Singapore Introduces Cybersecurity Labelling Scheme

By Jeremy Tan, Loren Leung, Tobias Bräutigam


On 3 March 2020, the Cybersecurity Agency of Singapore ("CSA") introduced the Cybersecurity Labelling Scheme ("CLS") as part of Singapore's Safer Cyberspace Masterplan.

The CLS will initially be launched as a voluntary scheme and will apply to network-connected consumer smart devices or Consumer Internet of Things, and is designed to help secure Singapore's cyberspace. Under the CLS, cybersecurity labelling will indicate the level of cybersecurity reflecting the security features of the smart devices. This is designed to help consumers make more informed decisions about their devices and better understand their exposure to cyber risks, while incentivising manufacturers to develop more secure products. The CLS will initially focus on WiFi routers and smart home hubs with assessments and tests on:

i) Meeting basic security requirements such as ensuring unique default passwords;
ii) Adherence to the principles of Security-by-Design;
iii) Absence of common software vulnerabilities; and
iv) Resistance to basic penetration testing.

The CLS is the first such cybersecurity labelling scheme to be announced in the Asia-Pacific region. In November 2019, the Finnish Transport and Communications Agency Traficom launched its cybersecurity labelling programme based on the draft European Standard EN 303 645 'Cyber Security for Consumer Internet of Things' ("Draft EU Standard") with the label already awarded to pilot projects with Cozify (Cozify Hub – a device for smart homes), DNA (Wattinen – a smart heating system) and Polar (Polar Ignite – a fitness smartwatch). Traficom is expecting around ten more companies will be awarded a cybersecurity label in the coming months, and has observed that the amount of applications is increasing. Traficom has indicated that there is a need for more resources in order to examine the applications and adequacy of the companies – a clear signal that the cybersecurity labelling programme has attracted interest among tech companies.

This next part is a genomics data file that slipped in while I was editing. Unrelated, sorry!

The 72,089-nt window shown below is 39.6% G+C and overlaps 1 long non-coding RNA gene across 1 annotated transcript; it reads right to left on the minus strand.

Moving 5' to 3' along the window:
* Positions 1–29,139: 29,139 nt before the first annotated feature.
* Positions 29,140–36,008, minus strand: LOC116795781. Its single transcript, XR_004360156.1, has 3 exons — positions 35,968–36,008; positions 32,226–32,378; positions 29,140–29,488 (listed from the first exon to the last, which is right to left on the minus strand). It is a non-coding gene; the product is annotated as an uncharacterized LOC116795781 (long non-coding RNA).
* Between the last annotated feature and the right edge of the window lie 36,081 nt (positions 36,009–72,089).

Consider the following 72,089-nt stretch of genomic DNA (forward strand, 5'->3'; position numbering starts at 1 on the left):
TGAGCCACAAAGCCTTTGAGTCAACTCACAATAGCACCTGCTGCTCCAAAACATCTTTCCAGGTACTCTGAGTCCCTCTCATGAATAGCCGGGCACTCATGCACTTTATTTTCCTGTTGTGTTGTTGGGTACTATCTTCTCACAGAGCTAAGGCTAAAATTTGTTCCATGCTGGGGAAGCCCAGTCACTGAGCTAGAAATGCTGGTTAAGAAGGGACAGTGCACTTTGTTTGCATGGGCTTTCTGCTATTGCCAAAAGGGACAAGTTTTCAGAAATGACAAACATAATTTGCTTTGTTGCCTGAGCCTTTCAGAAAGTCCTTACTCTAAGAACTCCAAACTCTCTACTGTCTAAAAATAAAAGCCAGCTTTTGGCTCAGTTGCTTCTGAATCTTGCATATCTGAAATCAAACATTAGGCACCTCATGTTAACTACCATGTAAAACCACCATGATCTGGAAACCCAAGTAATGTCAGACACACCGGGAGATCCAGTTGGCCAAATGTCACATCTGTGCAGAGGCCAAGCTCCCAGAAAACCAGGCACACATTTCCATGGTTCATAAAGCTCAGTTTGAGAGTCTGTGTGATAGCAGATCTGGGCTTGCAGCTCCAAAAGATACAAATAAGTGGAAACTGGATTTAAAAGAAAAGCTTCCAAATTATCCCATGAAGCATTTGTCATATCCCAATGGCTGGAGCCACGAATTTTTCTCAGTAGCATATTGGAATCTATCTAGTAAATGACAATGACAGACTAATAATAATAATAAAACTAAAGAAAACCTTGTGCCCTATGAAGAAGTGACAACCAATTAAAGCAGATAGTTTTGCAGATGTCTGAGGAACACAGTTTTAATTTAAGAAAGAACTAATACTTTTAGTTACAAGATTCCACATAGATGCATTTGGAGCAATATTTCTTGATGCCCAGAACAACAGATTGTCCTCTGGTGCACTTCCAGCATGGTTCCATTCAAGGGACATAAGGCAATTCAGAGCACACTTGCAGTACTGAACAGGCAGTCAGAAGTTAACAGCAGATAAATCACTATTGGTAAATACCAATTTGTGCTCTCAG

The introduction of the CLS is in line with the establishment of the EU certification framework for digital products and services under the EU Cybersecurity Act. The EU certification framework is designed to be a comprehensive, EU-wide scheme which applies to specified products and services. The cybersecurity certificate would be required to specify the assurance level (basic, substantial or high), taking into account the intended use of the product or service in terms of the probability of and potential impact of an incident. The certificate will be recognised in all EU Member States.

Accordingly, device manufacturers may see a reduced need for duplicated testing and certification as the CLS is expected to be aligned with the Draft EU Standard and other widely-accepted global security standards. The Draft EU Standard is itself developed from the European Telecommunications Standards technical standard TS 103 645 and is built upon 13 outcome-focussed principles:

i) No universal default passwords;
ii) Implement a means to manage reports of vulnerabilities;
iii) Keep software updated;
iv) Securely store sensitive security parameters;
v) Communicate securely;
vi) Minimize exposed attack surfaces;
vii) Ensure software integrity;
viii) Ensure that personal data is protected;
ix) Make systems resilient to outages;
x) Examine system telemetry data;
xi) Make it easy for consumers to delete personal data;
xii) Make installation and maintenance of devices easy;
xiii) Validate input data.

Further details on the CLS and Singapore's broader Safer Cyberspace Masterplan are expected in due course.

This article is produced by our Singapore office, Bird & Bird ATMD LLP, and does not constitute legal advice. It is intended to provide general information only. Please contact our lawyers if you have any specific queries.